The restless, storm-tossed night was long,
dark filled with wave-hiss, snapping boughs,
a ship moored in a sea-rocked berth.
No stars, a heavy quilt of cloud
pressed down, oppressed the swaying trees,
the restless storm-tossed night was long.
When rage along the river swept,
storm carried north across the hills,
dark filled with wave-hiss, snapping boughs,
a thrush, the first bird, broke the calm,
a rush of song sailed through the dawn,
a ship rocked in a sheltered berth.
World is water falling splashing
lashing with steel whips
(drips) bough and stalk
the clouds cold wrath
frothing in over-spilling streams
battleship grey they throng
songs of thunder in their hearts
(starts the drum roll)
From over-spilling eyes
skies pour an ocean to float the blue-buoyed earth
birds trill and sing
fling all their hearts in open-beaked song
as long as there is a pulse to thrill the blood.
dim grey-green light
through water-grey blur
and the crooning of blackbirds
soothing the tedious drip
of broken guttering
by the pool of rainwater
murky brown with mud
a fire salamander gleams
exotic rainforest sprite
sharing the deluge with toads
awash the grass
the lane aflood
and hares race
oblivious to the downpour
the water veil of fading light
Listening to the drip drip of rain on the migraine
and feeling the earth soak beneath boots, sinking
unstable and the air full of shimmering, I walk
beneath dripping trees, where birds watch for worms,
and the background noise shrinks to the song of
nightingales, tirelessly ignoring storm and downpour.
I walk a path between grasses shoulder high, bowed
by lead crystal drops, and the clamour soothes,
cooling the blood with rain drip dripping
from the pigeon-grey eaves of the sky.
When the promised storm passes
on dark cloud wings,
and the sun sets in fire
on the meadow grasses,
and the soughing of the trees becomes a sigh,
you and I at the window listen,
waves of song in dusk-light glisten—
dauntless nightingales are singing
to the restless air.
The endless song in moonlight winging
from the hedgerow, soaring higher,
nothing in the night has ever seemed so fair.
We close the window shutters to keep out the rain that lashes the panes and runs behind the frames, pooling on the floor. We lay a rudimentary barrage across the porch where the torrent, running down from the fields, following the driveway, joins the cascade pouring off the roof and edges up towards the door. Ditches and pathways are raging watercourses, turning the bottoms into a grassy lake. If the stream bursts its banks and joins the lake, the water will reach half way up the hill.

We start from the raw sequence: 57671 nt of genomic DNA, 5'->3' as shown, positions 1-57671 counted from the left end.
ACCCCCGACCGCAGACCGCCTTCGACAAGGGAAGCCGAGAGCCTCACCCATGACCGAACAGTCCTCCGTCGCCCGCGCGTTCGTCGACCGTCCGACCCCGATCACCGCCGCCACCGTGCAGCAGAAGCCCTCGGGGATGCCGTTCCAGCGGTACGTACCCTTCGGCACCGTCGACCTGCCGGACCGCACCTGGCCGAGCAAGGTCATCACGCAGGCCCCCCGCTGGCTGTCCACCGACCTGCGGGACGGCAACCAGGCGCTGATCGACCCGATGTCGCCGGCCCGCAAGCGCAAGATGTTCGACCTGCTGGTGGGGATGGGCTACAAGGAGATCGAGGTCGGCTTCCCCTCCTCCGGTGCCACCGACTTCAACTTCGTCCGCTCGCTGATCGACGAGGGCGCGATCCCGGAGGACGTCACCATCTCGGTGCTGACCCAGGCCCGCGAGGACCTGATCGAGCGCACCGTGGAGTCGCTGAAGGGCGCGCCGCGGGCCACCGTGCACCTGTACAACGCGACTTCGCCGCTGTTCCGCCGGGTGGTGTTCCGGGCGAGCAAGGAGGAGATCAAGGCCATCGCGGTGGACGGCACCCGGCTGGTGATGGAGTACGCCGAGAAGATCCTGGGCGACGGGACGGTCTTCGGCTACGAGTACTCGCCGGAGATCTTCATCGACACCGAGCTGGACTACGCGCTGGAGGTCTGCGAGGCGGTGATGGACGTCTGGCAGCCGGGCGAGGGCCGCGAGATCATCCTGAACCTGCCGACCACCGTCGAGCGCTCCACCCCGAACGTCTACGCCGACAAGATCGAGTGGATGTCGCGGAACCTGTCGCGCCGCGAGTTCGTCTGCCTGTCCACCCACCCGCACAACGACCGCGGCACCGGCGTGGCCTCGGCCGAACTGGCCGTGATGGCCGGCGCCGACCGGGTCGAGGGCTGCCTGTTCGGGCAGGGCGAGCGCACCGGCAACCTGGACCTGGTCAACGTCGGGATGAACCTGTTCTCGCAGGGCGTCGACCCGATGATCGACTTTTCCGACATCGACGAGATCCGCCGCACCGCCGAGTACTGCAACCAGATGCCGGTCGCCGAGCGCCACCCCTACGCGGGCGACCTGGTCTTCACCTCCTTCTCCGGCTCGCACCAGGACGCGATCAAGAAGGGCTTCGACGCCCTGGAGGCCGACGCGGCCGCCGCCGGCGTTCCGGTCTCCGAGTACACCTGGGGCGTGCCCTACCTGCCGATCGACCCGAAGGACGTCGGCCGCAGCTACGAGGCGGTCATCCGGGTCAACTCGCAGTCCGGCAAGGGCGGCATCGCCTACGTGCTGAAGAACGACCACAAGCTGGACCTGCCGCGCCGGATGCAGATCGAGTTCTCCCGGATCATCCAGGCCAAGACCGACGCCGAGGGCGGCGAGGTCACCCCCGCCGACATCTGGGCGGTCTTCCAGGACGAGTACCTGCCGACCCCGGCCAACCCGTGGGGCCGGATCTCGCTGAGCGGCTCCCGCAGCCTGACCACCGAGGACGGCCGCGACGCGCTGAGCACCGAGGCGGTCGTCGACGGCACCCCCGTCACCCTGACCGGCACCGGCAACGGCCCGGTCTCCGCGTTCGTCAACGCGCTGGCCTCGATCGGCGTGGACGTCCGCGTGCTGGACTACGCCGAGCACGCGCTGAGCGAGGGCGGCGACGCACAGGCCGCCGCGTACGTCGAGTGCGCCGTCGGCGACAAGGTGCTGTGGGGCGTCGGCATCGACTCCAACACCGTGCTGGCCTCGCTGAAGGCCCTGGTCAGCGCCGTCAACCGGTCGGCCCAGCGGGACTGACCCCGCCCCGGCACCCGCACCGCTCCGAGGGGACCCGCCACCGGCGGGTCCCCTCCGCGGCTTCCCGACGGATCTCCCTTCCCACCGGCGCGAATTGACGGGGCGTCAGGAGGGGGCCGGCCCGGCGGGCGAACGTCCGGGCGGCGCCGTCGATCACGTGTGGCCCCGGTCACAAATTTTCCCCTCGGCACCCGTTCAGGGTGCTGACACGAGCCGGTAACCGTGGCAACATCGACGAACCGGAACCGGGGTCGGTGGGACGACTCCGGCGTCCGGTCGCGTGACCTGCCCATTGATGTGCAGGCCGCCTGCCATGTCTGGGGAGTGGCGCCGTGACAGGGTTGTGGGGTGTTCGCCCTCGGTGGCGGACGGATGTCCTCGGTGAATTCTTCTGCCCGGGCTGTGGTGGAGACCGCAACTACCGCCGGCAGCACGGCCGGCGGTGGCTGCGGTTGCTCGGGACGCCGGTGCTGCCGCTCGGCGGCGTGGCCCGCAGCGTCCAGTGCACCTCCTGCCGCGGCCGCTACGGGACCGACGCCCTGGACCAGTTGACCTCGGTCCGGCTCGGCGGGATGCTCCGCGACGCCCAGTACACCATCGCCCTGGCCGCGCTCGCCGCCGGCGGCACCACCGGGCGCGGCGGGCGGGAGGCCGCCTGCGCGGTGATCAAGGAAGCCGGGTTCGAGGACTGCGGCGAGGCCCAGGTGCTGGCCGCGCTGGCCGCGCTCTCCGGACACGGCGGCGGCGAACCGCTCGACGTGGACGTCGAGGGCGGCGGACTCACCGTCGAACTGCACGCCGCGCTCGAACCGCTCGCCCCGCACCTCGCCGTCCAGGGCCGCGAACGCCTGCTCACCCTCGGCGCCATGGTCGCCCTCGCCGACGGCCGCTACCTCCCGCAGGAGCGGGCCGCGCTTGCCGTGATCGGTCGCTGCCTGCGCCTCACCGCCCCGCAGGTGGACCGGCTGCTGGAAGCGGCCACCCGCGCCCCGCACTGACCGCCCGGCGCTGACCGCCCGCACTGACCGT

We do what we can to keep out the water, but we cannot keep out the roaring voice in the chimney. Listen, it says, to what I can do, and remember Ozymandias.
soft sunlight was
where rain beats—dandelion
The gale brought the dead tree down
where the woodpecker lived
and the dark has come
without the beat of wings
and the cry of someone coming home
Cloud piled on cloud
compressing the breathless air below
pressing the sun
below the horizon
waiting for the moon
in gaudy pinks.
I came across this painting on Wikimedia , Storm on the Great Hortobágy, and found it fascinating. The white long horn cattle, the shaggy Hungarian sheep dog, the great river plain, and…. the sailing ship.
white speckled with cattle
and the river rolls.
Long horns watch the painter
herd dogs bark
through their corkscrew curls.
Broad plain speckled with white
and the sky thronged with grey
Herd dogs bark
long horns raise their heads.
blue sky in the river,
white horns listening and in the distance
Herdsmen shatter the placid plain silence
with barked orders
corkscrew curls bounce
dogs weave in and out of white legs
and white specks of cattle
roll into one single movement
and white light ricocheting
across the placid river plain.
and the plain sails on forever.
rolls on drunken waves
from sky to sky
and calls down boiling storm clouds
to drown my tears
in rivers of rain.
Voices in the fog,
ghosts of you and me.
I can almost remember
what we used to say,
but not how it felt.
It was the last time that we spoke,
and the words bounced back and forth
never taking hold.
I wish I could take those words
and twist them into the shape
of a bird or a rose
and give them to you again.
Take a song and sing it soft
to calm a stormy sea,
spread your crow black wings and let
the wind blow you safe back to me.
Beyond the humdrum
and the dismal damp
of November light,
sinking into obscurity,
the turquoise and fuchsia
and the flame red
of summer evenings
still sing to conjure up the moon,
and we will walk there
hand in hand beneath the stars.